But police officials don’t get upset about reckless driving by officers until after it hurts or kills someone. And even then, as detailed above, investigations will be delayed and officers will continue to get paid while the wheels of justice move at the speed of police accountability.
What police officials will be proactive about is punishing any officer who calls out other officers’ bad behavior. Case in point, this Miami Herald story that, for no apparent reason, refers to the legitimate (if poorly phrased) complaint as “whining.”
The city of Miami’s police chief wants to know which of his officers complained to radio dispatch Monday night that patrol cars passing him at a high rate of speed — as they raced to the scene of a cop who had been shot — were endangering him.
In a 32-second audio recording provided to the Herald, an officer can be heard asking dispatch to find out why Miami-Dade patrol cars are passing him at 60 mph on Northwest Seventh Avenue.
When dispatch replied “officer down,” a male officer responded: “To yourselves, let them know they’re going to have another officer down if they keep going at 70 miles per hour near my car.”
Now, this comment can be taken a couple of ways. It could mean the officer intended to personally harm the next cop that headed down this street at an excessive rate of speed. Or he could have meant the reckless driving was likely to result in another cop injury or death.
The implicit message should have been clear: officers were driving unsafely, posing a risk to themselves and others. Driving so unsafely, in fact, that a cop felt compelled to comment on it.
The immediate response from the Miami police chief was to call the officer’s comment “disgusting” and “disturbing.” The follow up response was to inform the public via social media that the Miami PD definitely wanted to punish this cop for expressing his concern about other officers’ actions.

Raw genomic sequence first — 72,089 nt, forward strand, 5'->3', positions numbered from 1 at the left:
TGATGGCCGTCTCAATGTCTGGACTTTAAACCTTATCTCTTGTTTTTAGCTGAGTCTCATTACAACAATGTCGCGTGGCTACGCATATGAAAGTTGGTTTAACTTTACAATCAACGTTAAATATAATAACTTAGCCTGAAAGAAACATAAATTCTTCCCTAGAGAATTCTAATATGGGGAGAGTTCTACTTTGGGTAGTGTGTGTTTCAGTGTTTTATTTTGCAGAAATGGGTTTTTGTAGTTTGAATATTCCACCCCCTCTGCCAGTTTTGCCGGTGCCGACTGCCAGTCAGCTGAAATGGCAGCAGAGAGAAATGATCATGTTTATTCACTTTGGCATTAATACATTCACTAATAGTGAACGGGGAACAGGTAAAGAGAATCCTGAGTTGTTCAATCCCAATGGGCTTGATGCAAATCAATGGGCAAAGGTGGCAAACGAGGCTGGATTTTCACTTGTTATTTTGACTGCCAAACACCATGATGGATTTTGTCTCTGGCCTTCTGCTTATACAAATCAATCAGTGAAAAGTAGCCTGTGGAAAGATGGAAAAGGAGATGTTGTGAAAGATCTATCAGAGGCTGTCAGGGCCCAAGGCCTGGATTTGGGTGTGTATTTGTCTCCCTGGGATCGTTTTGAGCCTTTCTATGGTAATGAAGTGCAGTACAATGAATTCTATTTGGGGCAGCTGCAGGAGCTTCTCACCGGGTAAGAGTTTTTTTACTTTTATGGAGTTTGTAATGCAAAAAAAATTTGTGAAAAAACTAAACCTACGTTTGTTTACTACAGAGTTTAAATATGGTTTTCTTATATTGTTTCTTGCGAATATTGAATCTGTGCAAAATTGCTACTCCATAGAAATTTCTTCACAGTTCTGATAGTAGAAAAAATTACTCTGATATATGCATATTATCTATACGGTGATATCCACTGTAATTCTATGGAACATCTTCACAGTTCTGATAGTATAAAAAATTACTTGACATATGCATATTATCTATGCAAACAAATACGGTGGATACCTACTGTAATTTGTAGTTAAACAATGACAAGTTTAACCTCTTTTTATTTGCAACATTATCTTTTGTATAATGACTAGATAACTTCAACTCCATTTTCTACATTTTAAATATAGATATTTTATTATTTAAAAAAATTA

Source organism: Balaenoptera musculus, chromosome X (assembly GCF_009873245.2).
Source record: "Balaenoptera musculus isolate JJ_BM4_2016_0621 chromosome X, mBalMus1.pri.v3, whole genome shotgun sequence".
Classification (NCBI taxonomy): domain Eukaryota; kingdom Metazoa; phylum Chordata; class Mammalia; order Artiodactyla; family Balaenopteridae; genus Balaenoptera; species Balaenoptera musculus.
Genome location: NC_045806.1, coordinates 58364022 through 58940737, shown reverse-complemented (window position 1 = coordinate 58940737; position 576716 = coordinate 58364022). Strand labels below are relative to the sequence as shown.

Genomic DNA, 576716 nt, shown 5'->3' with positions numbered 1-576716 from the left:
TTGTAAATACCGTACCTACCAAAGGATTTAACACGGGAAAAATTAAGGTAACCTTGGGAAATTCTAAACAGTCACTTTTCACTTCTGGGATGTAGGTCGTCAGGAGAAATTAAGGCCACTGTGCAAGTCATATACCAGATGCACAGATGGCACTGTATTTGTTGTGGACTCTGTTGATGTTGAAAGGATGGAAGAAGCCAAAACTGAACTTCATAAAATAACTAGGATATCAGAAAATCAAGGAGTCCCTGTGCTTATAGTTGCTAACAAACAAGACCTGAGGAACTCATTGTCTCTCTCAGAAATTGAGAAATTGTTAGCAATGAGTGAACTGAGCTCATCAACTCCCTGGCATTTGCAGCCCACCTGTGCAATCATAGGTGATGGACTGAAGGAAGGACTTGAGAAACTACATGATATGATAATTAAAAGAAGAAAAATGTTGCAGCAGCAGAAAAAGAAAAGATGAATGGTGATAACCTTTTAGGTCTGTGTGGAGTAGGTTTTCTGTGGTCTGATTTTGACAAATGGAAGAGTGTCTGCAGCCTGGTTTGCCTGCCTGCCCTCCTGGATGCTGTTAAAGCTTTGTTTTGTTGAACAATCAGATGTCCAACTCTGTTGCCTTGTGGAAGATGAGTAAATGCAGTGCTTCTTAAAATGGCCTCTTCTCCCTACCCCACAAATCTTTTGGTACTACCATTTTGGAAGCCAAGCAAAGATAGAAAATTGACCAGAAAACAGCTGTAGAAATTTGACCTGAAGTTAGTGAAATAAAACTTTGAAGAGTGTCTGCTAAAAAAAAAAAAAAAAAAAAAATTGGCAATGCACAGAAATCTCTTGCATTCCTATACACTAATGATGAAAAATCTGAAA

We are aware of a police audio radio transmission possibly involving one of our officers.
If in fact it is determined that it is our officer, he will be held accountable for his actions. It is unsettling and disturbing listening to the lack of concern, compassion, and empathy.
Is that a fact? What about the lack of concern implicitly expressed in this official statement, which suggests officers are correct to operate their vehicles unsafely as long as there’s some sort of emergency to respond to? And what exactly does the officer need to be punished for? He expressed an apparently unpopular sentiment, but that doesn’t make him wrong. If this officer does get rung up for informing dispatch about unsafe driving, hopefully his union will step up and get his punishment overturned. It would be nice to see a police union be on the right side of history for a change and this would give it a perfect opportunity to do so.
But it’s extremely unlikely this will happen. The local police union has already gone on record, implicitly stating it’s only willing to defend officers engaged in actual misconduct.
The South Florida Police Benevolent Association says the audio is not a reflection of the City of Miami Police Department.
This statement doesn’t send the message the PD hopes it does. Instead, it tells the public the only misconduct it will respond swiftly to is officers criticizing other officers. It also tells taxpayers that anyone hit by a speeding cop car is just in the wrong place at the wrong time, with the “wrong place” being any road and the “wrong time” being any time officers choose to drive recklessly.